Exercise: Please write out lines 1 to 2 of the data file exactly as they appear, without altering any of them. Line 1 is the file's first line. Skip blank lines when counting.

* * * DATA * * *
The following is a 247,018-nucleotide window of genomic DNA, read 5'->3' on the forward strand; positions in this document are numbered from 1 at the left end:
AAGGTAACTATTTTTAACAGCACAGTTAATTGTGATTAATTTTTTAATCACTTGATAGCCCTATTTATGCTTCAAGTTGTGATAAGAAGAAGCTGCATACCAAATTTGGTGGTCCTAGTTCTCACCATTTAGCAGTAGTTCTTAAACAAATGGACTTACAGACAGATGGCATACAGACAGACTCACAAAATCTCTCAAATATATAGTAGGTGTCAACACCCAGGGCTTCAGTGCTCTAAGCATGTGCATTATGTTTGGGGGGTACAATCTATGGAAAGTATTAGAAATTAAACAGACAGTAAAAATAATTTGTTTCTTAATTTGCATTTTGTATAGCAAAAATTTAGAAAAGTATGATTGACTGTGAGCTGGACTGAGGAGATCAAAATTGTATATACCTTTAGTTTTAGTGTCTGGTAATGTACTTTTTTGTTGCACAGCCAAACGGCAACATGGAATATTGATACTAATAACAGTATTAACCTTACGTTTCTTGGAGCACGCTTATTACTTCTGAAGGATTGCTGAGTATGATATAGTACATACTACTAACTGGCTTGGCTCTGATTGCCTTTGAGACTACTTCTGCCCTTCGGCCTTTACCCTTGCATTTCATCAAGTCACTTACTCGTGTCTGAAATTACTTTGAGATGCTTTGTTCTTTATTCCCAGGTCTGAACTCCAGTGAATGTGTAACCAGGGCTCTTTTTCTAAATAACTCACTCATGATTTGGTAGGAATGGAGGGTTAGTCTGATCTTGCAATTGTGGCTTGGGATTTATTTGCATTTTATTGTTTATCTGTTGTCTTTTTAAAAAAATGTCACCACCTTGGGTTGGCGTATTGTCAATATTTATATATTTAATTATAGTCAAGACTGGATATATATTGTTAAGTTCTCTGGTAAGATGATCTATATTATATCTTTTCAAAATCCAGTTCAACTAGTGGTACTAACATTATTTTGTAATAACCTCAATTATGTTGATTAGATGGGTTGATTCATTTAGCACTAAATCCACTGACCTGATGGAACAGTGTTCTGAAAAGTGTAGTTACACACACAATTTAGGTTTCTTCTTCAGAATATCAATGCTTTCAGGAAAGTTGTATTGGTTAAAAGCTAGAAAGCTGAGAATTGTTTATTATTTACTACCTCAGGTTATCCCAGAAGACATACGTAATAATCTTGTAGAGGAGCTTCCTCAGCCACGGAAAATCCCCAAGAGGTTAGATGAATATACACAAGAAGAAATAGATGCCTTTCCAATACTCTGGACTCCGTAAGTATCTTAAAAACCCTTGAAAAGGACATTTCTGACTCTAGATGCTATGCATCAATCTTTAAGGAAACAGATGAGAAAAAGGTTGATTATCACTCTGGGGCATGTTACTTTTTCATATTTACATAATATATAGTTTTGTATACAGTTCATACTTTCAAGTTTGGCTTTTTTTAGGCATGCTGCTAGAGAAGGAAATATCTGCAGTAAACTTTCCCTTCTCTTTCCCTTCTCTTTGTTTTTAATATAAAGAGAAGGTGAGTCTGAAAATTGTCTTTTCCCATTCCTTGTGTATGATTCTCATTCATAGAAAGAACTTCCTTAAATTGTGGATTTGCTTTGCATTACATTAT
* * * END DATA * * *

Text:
The following is a 247,018-nucleotide window of genomic DNA, read 5'->3' on the forward strand; positions in this document are numbered from 1 at the left end:
AAGGTAACTATTTTTAACAGCACAGTTAATTGTGATTAATTTTTTAATCACTTGATAGCCCTATTTATGCTTCAAGTTGTGATAAGAAGAAGCTGCATACCAAATTTGGTGGTCCTAGTTCTCACCATTTAGCAGTAGTTCTTAAACAAATGGACTTACAGACAGATGGCATACAGACAGACTCACAAAATCTCTCAAATATATAGTAGGTGTCAACACCCAGGGCTTCAGTGCTCTAAGCATGTGCATTATGTTTGGGGGGTACAATCTATGGAAAGTATTAGAAATTAAACAGACAGTAAAAATAATTTGTTTCTTAATTTGCATTTTGTATAGCAAAAATTTAGAAAAGTATGATTGACTGTGAGCTGGACTGAGGAGATCAAAATTGTATATACCTTTAGTTTTAGTGTCTGGTAATGTACTTTTTTGTTGCACAGCCAAACGGCAACATGGAATATTGATACTAATAACAGTATTAACCTTACGTTTCTTGGAGCACGCTTATTACTTCTGAAGGATTGCTGAGTATGATATAGTACATACTACTAACTGGCTTGGCTCTGATTGCCTTTGAGACTACTTCTGCCCTTCGGCCTTTACCCTTGCATTTCATCAAGTCACTTACTCGTGTCTGAAATTACTTTGAGATGCTTTGTTCTTTATTCCCAGGTCTGAACTCCAGTGAATGTGTAACCAGGGCTCTTTTTCTAAATAACTCACTCATGATTTGGTAGGAATGGAGGGTTAGTCTGATCTTGCAATTGTGGCTTGGGATTTATTTGCATTTTATTGTTTATCTGTTGTCTTTTTAAAAAAATGTCACCACCTTGGGTTGGCGTATTGTCAATATTTATATATTTAATTATAGTCAAGACTGGATATATATTGTTAAGTTCTCTGGTAAGATGATCTATATTATATCTTTTCAAAATCCAGTTCAACTAGTGGTACTAACATTATTTTGTAATAACCTCAATTATGTTGATTAGATGGGTTGATTCATTTAGCACTAAATCCACTGACCTGATGGAACAGTGTTCTGAAAAGTGTAGTTACACACACAATTTAGGTTTCTTCTTCAGAATATCAATGCTTTCAGGAAAGTTGTATTGGTTAAAAGCTAGAAAGCTGAGAATTGTTTATTATTTACTACCTCAGGTTATCCCAGAAGACATACGTAATAATCTTGTAGAGGAGCTTCCTCAGCCACGGAAAATCCCCAAGAGGTTAGATGAATATACACAAGAAGAAATAGATGCCTTTCCAATACTCTGGACTCCGTAAGTATCTTAAAAACCCTTGAAAAGGACATTTCTGACTCTAGATGCTATGCATCAATCTTTAAGGAAACAGATGAGAAAAAGGTTGATTATCACTCTGGGGCATGTTACTTTTTCATATTTACATAATATATAGTTTTGTATACAGTTCATACTTTCAAGTTTGGCTTTTTTTAGGCATGCTGCTAGAGAAGGAAATATCTGCAGTAAACTTTCCCTTCTCTTTCCCTTCTCTTTGTTTTTAATATAAAGAGAAGGTGAGTCTGAAAATTGTCTTTTCCCATTCCTTGTGTATGATTCTCATTCATAGAAAGAACTTCCTTAAATTGTGGATTTGCTTTGCATTACATTAT